On Monday, Bill Gates delivered the 2013 David E. Barmes Global Health Lecture on the need for biomedical innovation to combat future challenges.
Since scientists first sequenced the human genome, we’ve dreamed of a clear genetic explanation for diseases and behaviors. It hasn’t come.
Genetic testing is poised to play a big role reproduction planning and even romance. And that future might not be so far away.
The Food and Drug Administration’s outdated regulatory requirements are choking pharmaceutical innovations in personal genomics and molecular medicine.
Israeli Jews, facing the world’s highest incidences of breast and ovarian cancer, but among the lowest rates of mastectomies, are divided over how aggressively they should embrace screening and preventive surgery.
A recent report by anti-GMO activist Jeffery Smith claims that GMOs can be blamed for the rise of gluten-sensitivity disorders, but the Celiac Disease Foundation argues that no scientific evidence for a link exists.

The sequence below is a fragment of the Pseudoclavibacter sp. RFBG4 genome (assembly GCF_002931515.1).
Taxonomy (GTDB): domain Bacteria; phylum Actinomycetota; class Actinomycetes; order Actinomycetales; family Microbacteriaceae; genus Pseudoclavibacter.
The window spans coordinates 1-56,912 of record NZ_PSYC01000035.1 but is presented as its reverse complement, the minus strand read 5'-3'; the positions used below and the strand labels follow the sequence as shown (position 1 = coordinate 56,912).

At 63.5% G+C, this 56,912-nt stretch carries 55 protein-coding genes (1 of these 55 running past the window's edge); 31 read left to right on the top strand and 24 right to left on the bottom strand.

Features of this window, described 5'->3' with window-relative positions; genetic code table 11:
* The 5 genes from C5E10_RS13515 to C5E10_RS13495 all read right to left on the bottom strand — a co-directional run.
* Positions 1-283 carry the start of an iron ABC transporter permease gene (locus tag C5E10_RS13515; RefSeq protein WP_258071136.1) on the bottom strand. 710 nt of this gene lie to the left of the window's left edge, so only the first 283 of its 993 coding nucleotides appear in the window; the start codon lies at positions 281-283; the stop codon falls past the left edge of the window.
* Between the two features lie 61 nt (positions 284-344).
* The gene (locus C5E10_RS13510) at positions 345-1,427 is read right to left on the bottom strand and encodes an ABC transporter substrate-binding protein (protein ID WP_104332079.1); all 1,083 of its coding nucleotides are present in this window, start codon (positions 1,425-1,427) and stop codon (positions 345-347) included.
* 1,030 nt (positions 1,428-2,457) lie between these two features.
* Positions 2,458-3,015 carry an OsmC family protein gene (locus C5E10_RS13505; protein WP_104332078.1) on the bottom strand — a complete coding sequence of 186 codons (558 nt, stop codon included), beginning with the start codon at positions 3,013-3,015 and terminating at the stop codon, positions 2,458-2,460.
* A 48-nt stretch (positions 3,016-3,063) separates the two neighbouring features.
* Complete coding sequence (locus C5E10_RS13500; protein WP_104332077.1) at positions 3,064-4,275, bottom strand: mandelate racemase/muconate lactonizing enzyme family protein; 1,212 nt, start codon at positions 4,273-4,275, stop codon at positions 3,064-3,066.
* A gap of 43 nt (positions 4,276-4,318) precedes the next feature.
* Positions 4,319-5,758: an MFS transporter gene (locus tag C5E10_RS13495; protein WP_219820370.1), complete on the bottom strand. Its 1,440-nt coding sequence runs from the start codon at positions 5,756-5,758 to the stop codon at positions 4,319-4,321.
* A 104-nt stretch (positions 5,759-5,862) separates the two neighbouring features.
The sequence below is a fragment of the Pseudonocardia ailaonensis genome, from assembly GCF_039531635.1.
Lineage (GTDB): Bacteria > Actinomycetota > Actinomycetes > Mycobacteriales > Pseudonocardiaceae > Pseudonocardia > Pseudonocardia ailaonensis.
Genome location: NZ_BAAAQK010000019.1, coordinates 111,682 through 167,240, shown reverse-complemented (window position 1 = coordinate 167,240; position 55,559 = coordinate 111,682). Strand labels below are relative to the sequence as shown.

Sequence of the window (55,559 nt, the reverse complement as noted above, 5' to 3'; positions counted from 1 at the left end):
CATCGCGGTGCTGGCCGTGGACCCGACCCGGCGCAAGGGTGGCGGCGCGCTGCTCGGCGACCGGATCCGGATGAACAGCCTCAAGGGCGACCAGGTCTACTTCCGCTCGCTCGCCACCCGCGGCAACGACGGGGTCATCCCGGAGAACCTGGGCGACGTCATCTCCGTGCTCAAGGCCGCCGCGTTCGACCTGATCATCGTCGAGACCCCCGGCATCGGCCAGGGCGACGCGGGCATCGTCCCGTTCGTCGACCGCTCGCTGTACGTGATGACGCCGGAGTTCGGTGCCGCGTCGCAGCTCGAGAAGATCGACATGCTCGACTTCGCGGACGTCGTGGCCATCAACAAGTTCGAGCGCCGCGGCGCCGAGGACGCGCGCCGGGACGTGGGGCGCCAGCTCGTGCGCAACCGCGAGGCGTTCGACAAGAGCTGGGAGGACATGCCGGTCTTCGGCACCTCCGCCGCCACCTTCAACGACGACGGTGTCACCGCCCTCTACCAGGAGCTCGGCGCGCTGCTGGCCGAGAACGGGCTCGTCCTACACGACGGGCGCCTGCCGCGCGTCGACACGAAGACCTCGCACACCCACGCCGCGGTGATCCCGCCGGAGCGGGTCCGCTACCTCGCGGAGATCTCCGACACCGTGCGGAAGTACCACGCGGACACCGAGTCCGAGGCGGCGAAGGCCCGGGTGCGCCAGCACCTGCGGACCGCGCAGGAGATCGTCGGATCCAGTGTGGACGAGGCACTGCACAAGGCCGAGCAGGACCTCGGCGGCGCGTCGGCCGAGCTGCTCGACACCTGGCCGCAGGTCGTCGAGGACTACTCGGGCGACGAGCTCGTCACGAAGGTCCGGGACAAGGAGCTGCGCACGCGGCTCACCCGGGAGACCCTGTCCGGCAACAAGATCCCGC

Anti-GMO campaign to pressure McDonald’s from using a healthier and more environmentally friendly GM potato threatens next generation of consumer friendly GM products.
Is the process of mutagenesis more safe and efficient than genetic modification? Maybe not.
As GLP executive director Jon Entine reports in Forbes, the GMO wars are set to escalate after the discrediting of a central pillar of the anti-crop biotechnology movement and the stumbling by a prominent science journal.
In a stunning development, Food and Chemical Toxicology, which last year published the now notorious GMO rat study by French scientist Gilles-Éric Séralini that suggested that a genetically modified corn variety led to a high incidence of cancers, will be retracted and evidence of it expunged from the journal’s database.
The study of ancient DNA has come a long way in recent years, forcing scientists to rethink much of human evolution. While the future of ancient DNA might not allow us to regenerate extinct species, it will shed new light on human genetic history and the evolutionary relationships among species.
In this week’s newsletter feature, Genetic Literacy Project guest contributor Fourat Janabi, author of The Lowdown on GMOs: According to Science, cuts through the abundant misinformation about genetically modified foods and provides a guide on how to discern fact from rhetoric.